The leadership in government and the ruling party are firmly committed in improving business and investor confidence in South Africa. As Fitch has rightly mentioned, rhetoric of “radical socioeconomic transformation” does not imply a fundamental policy shift. The main focus of government is to address the long-standing goal of inclusive growth. Fast-tracking the implementation of the structural reforms on growth and addressing the financial and governance issues of some of the SOCs are priorities in the short term.

This outcome demonstrates that South Africans must continue to act in unison especially during difficult times and work even harder to make sure that the country reclaims its investment grade status.

More work lies ahead and as such the National Development Plan, as the overarching policy of government, will continue to drive the decisions aimed at achieving inclusive growth and eradicating the rippling socio-economic challenges of unemployment, poverty and inequality.

Issued on behalf of National Treasury
Date: 01 June 2017

Enquiries: Communications Unit
Tel: (012) 315 5944

AHI: Moeilike Begroting Weerspieël Taai Ekonomiese en Politieke Omgewing.


Die AHI sê die nasionale begroting wat vanmiddag deur die Minister van Finansies, Pravin Gordhan, in die Parlement in Kaapstad ter tafel gelê is, weerspieël ‘n versigtige benadering in die lig van die huidige politieke klimaat.


“Dit is in die algemeen ‘n versigtige begroting in die lig van die politieke druk wat onlangs op die Tesourie uitgeoefen is, die lae ekonomiese groeikoers en die toenemende nasionale skuld,” sê die President van die AHI, Mnr. Bernard Swanepoel. “Die AHI is egter besorg daaroor dat nie genoeg klem geplaas is op die bevordering van sterker ekonomiese groei om die transformasie wat in die Begroting beklemtoon is, moontlik te maak nie.”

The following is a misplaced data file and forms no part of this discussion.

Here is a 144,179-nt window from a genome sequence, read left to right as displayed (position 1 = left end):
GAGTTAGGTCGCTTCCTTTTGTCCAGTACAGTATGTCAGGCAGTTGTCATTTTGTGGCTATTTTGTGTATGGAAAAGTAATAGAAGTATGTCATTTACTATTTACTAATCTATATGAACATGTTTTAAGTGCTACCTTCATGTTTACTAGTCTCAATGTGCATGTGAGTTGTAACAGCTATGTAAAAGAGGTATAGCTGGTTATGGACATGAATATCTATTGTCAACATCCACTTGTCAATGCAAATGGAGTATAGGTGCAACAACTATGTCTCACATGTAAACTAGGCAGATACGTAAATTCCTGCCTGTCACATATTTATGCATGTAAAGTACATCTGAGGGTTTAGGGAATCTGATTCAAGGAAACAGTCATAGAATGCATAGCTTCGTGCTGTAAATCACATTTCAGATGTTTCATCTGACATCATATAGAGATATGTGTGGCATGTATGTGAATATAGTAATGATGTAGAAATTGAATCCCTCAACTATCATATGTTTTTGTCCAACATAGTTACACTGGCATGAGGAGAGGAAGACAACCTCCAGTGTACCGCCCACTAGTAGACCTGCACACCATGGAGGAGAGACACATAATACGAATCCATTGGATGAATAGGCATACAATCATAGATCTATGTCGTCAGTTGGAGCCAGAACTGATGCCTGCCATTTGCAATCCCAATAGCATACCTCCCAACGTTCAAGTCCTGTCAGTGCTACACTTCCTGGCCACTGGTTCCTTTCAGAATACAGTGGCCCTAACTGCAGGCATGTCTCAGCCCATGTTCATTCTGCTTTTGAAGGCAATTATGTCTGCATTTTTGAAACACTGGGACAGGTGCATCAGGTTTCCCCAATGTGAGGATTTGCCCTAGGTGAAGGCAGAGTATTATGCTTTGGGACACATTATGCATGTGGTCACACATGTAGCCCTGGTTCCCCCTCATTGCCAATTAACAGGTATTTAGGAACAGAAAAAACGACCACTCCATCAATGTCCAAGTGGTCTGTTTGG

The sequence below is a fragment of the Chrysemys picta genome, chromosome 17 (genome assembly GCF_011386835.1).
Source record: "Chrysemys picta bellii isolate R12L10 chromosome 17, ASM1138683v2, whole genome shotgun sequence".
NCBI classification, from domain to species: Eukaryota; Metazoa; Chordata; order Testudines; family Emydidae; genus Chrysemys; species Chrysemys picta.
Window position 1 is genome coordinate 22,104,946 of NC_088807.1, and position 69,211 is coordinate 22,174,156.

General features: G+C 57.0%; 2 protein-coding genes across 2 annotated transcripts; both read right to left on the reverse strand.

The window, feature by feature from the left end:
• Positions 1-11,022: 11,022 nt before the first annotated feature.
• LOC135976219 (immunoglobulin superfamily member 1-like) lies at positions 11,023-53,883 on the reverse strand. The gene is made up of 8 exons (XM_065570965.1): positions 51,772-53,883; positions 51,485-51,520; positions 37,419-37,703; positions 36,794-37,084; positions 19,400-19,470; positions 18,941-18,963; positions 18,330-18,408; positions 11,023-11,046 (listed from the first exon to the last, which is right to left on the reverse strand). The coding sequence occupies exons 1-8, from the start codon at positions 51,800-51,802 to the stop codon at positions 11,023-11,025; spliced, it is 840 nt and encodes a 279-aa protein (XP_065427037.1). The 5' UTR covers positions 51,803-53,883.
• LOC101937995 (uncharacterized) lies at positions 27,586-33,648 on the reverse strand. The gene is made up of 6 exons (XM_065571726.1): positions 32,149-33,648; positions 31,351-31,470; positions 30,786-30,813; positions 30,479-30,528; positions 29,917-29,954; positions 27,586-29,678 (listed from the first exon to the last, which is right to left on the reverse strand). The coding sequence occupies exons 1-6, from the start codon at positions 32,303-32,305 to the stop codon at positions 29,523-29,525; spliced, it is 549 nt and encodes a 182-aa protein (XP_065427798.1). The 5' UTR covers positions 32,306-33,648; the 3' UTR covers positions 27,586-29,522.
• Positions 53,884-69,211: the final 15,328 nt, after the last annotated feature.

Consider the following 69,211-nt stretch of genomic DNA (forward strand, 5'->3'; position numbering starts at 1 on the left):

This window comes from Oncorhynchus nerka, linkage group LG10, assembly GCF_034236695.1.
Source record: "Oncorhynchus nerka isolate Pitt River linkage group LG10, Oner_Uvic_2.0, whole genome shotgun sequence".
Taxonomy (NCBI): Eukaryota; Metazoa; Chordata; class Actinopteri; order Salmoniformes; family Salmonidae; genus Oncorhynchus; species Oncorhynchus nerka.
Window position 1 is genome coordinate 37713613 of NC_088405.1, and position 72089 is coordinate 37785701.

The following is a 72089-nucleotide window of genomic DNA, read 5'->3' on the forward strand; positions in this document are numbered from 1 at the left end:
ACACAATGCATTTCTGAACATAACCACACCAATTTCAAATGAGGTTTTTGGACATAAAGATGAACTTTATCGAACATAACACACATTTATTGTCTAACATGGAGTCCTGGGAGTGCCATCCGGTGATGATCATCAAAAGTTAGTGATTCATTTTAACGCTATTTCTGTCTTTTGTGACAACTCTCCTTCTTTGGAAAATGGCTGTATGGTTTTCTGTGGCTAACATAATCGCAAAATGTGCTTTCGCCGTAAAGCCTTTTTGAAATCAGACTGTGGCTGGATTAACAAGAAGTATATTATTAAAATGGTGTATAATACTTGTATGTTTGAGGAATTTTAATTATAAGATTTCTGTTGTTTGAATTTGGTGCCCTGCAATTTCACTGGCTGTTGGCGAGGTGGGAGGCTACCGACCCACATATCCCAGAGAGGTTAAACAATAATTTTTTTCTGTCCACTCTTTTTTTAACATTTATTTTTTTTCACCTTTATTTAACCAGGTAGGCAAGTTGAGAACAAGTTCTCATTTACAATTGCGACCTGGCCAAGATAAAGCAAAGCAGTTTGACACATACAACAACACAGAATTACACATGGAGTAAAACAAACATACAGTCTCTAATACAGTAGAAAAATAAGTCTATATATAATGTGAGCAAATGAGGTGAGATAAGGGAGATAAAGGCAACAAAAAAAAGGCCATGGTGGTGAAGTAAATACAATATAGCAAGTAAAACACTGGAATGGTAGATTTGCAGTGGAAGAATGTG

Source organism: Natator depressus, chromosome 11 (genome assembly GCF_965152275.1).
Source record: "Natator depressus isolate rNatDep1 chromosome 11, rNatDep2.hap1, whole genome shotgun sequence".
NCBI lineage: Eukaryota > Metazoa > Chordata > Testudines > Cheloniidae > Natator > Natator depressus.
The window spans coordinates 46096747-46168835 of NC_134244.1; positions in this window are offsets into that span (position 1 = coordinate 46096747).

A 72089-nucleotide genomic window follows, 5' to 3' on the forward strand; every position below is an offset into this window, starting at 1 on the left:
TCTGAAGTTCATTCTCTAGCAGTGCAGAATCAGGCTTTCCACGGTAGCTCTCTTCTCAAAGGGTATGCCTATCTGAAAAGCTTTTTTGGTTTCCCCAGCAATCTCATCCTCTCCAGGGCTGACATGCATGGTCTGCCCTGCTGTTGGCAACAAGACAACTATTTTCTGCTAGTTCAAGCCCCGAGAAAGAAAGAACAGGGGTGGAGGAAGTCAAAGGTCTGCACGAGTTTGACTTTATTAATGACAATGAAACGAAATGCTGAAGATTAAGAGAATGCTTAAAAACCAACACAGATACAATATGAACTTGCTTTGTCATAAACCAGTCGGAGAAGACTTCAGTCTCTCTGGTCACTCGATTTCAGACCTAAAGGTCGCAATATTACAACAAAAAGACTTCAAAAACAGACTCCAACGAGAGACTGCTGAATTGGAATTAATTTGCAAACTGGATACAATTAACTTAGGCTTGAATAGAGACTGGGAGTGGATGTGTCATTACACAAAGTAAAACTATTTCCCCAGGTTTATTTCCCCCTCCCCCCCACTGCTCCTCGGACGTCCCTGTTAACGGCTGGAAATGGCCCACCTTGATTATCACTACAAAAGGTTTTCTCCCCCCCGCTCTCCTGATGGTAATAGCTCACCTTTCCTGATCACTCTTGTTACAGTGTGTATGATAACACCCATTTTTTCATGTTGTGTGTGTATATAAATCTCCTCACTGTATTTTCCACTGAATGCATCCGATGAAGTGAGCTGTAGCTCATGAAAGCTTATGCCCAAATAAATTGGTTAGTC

Mnr. Swanepoel sê hoewel die verhoogte persoonlike belastinglas waarskynlik onvermydelik was, sal dit besteebare inkomste noodwendig verminder en bykomende druk op die kleinsakesektor plaas. Die verhoging in die Weerhoudingsbelasting op Dividende en in Kapitaalwinsbelasting sal ook ‘n negatiewe invloed op aftrede- en beleggingsbeplanning hê.

“Ons sal ook graag wil sien hoe die begrote R3,9-miljard vir klein- en mediumsakebevordering toegedeel gaan word. Die voorneme om die land se breëbandtoegang te vergroot en die versnelde kommunikasievermoë wat dit sal meebring, word ook verwelkom.


“Ons raad aan ons lede en aan KMO’s in die algemeen is om hulle opnuut te verbind tot groei. Ons sektor behoort die enjin van ekonomiese groei en werkskepping te wees. Ons sal ook voortgaan in ons pogings om die regering te oortuig dat volhoubare groei net bereik kan word as die privaatsektor bevry word van verstikkende rompslomp en belemmerende wetgewing.”


Bernard Swanepoel is die President van die AHI, die stem van die kleinsakesektor vir die afgelope 75 jaar.

Navrae: Cobus Bester – woordvoerder  (082) 457-7218

Government Economic Transformation Plan a Denial of Market Principles

SME representative organisation AHI has expressed its disappointment with government’s proposed Radical Social Economic Transformation, announced by President Zuma during his State of the Nation Address at Parliament in Cape Town.

AHI President Bernard Swanepoel said AHI recognised that transformation had been slow, but he expressed his concern that the president and government was not seeking market-led solutions. Mr Swanepoel said improved education and training and a thriving small business sector was internationally recognised as the prerequisite for solid economic growth and development.

He cautioned government against enforcing artificial ownership transfers and introducing new tender provisos which would simply lead to greater government expenditure and increased levels of corruption.

He again invited government to take hands with the private sector in a genuine search for economic solutions. Mr Swanepoel said the answer could not lie in measures which would scare off investors and further weaken economic growth.


Bernard Swanepoel is the President of AHI, the voice of small business for 74 years.